Preparing for the windy city: Symposium update

Every year we are responsible, as an Association, for organising the BIGGEST international conference event of the year on MND. The 23rd International Symposium on ALS/MND will return, after 16 years, to the windy city of Chicago from the 5-7 December this year.

This event is one of the most exciting events in the research calendar for those involved in MND research, and it promises to be full to the brim with exciting, cutting edge presentations. Scientists, clinicians and health care professionals across the globe come together every year for this stimulating event.

The deadline for abstract submission was back in May and we’ve been incredibly busy since then in compiling the abstracts for this year’s Symposium.

This year we received 419 high quality abstracts from across the globe, totalling 172,581 words! The Symposium Programme Committee, chaired by Prof. Wim Robberecht, had to review every single one of these in order to compile a stimulating and varied programme.

This year the Symposium will consist of a total of 96 oral presentations, with joint opening and closing plenary sessions on risk factors of the disease and the challenges of translating knowledge to treatment. There will be parallel scientific and clinical sessions exploring a wide variety of topics from target pathways, disease models and biomarkers, through to cognitive changes, multidisciplinary management and clinical trials. The final programme offers plenty of new ideas and key insights, particularly into the newly discovered C9ORF72 gene.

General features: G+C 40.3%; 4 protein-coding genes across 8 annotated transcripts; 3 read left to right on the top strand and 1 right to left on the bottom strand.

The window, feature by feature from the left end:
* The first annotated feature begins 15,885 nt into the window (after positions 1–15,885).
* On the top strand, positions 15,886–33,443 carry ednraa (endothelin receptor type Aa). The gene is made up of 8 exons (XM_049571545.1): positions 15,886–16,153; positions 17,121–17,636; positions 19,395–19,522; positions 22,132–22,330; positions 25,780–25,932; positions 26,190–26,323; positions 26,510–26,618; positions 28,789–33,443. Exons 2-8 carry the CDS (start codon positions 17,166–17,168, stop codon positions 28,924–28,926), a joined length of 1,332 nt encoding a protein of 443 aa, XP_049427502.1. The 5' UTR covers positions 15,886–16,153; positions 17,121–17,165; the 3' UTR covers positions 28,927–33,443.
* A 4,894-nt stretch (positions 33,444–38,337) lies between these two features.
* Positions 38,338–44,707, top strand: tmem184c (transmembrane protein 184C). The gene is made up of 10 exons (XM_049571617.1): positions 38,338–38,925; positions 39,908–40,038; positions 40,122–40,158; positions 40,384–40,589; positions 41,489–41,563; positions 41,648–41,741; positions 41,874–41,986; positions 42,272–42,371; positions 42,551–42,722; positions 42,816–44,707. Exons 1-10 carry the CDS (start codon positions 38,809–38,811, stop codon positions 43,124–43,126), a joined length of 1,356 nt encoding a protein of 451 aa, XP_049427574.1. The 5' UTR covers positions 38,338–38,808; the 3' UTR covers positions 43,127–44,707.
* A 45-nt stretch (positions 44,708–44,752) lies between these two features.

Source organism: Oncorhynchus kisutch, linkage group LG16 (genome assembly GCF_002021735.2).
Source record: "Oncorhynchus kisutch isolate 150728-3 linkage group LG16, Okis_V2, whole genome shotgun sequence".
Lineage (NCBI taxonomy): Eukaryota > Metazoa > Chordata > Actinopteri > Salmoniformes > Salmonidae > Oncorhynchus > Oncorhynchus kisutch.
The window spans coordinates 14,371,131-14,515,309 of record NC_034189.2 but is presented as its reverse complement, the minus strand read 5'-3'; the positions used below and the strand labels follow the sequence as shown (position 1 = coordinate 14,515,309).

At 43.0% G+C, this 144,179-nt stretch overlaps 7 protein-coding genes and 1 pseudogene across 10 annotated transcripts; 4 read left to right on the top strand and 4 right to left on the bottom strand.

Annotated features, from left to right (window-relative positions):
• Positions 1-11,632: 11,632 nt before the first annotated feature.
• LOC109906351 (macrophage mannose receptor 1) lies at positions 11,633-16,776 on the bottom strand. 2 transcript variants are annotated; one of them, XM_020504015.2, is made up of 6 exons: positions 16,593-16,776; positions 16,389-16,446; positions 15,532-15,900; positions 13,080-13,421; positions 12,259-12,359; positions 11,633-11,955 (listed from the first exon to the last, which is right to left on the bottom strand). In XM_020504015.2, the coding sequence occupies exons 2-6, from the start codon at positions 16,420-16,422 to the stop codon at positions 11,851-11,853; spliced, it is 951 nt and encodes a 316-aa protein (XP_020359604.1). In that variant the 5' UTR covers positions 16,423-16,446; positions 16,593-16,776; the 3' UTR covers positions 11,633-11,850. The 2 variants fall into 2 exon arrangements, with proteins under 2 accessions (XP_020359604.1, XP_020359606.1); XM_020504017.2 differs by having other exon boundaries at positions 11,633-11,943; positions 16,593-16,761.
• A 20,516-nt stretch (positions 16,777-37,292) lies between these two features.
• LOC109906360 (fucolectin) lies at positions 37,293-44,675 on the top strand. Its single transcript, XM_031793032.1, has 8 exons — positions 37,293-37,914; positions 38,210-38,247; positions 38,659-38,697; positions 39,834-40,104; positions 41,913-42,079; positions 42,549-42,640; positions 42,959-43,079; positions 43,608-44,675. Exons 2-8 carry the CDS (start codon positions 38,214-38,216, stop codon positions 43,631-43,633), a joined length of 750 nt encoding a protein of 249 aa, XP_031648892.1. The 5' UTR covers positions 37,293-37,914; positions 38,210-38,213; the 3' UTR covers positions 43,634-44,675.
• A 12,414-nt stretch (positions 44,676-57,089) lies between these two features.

The Symposium will also see 251 poster presentations, and 55 work in progress poster presentations, showcased on a wide range of scientific and clinical themes that all sound incredibly interesting!

Me and Kelly have spent the past several weeks editing, formatting, proof reading and compiling all of these abstracts, which were sent to the publisher last week. The final document was 290 pages long and consisted of 150,096 words! The next stages of this process for us are to receive the proofs back from the publisher so that we can double, and triple, check them before they are ready for the Symposium. We will also be letting authors know their final poster numbers and timings so that they can get their presentations in order for the big event.

The full Program is available NOW on our website to give you an insight into the themes, and topics, that will be presented this year

Mediating the delicate balance between protection and damage

The Opening Session theme on how the disease progresses within the Central Nervous System (CNS) continued with the presentation by Prof Stan Appel from Baylor College of Medicine, Huston on neuroinflammation.

Examination of post-mortem brain and spinal cords from people with MND shows clear evidence of inflammation (although Prof Appel was quick to point out that this is not the same as occurs in ‘primary’ inflammatory conditions such as multiple sclerosis). Similar patterns are seen in human MND spinal cord and in SOD1 mice, suggesting that at least for this aspect of the disease, SOD1 mice may be a good model of human MND.